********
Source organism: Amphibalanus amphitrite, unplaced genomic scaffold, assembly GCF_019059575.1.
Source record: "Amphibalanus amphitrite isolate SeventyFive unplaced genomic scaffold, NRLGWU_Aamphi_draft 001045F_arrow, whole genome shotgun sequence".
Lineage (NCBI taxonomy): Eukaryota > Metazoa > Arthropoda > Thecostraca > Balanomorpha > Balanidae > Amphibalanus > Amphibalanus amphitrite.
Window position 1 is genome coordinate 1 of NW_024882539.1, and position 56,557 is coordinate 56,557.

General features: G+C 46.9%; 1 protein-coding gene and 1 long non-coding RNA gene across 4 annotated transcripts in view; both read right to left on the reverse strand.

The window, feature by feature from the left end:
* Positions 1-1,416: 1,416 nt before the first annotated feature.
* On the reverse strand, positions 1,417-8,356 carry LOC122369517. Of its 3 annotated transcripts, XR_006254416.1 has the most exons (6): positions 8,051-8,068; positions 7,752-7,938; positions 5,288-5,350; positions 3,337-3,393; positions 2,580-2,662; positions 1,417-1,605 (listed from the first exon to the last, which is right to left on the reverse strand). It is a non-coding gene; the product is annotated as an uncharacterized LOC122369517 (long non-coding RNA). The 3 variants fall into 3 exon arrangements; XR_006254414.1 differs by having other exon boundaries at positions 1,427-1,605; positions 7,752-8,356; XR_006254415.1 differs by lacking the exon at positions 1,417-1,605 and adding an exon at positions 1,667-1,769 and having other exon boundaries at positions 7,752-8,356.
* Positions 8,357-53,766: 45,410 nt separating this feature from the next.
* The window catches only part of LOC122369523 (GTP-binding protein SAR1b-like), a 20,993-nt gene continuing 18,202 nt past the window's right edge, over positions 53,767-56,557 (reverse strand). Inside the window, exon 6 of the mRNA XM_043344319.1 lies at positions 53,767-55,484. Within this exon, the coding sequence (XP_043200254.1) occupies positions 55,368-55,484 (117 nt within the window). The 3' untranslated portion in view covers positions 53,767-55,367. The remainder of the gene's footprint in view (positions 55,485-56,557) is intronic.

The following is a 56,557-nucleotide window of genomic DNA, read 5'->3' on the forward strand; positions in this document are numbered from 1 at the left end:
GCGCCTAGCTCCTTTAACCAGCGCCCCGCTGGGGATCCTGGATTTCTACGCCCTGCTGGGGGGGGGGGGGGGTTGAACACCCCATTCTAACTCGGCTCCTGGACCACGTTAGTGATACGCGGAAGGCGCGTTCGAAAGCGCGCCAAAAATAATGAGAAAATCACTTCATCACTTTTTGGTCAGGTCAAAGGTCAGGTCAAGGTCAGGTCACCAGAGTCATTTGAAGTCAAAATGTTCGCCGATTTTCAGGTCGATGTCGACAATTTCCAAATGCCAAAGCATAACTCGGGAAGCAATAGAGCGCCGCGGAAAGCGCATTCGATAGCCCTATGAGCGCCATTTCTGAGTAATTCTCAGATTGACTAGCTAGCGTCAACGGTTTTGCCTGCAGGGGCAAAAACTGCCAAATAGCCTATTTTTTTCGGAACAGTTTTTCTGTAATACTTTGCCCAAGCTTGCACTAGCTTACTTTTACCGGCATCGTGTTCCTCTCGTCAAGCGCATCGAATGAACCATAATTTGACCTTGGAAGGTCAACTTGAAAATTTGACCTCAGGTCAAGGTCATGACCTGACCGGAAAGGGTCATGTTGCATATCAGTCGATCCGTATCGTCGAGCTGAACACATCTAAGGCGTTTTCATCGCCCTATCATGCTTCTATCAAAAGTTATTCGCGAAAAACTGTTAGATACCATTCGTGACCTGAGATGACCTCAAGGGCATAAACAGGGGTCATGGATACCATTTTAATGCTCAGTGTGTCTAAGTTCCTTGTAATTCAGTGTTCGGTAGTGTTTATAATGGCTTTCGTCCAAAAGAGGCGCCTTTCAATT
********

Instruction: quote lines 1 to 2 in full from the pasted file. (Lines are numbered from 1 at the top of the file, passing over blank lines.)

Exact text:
Source organism: Amphibalanus amphitrite, unplaced genomic scaffold, assembly GCF_019059575.1.
Source record: "Amphibalanus amphitrite isolate SeventyFive unplaced genomic scaffold, NRLGWU_Aamphi_draft 001045F_arrow, whole genome shotgun sequence".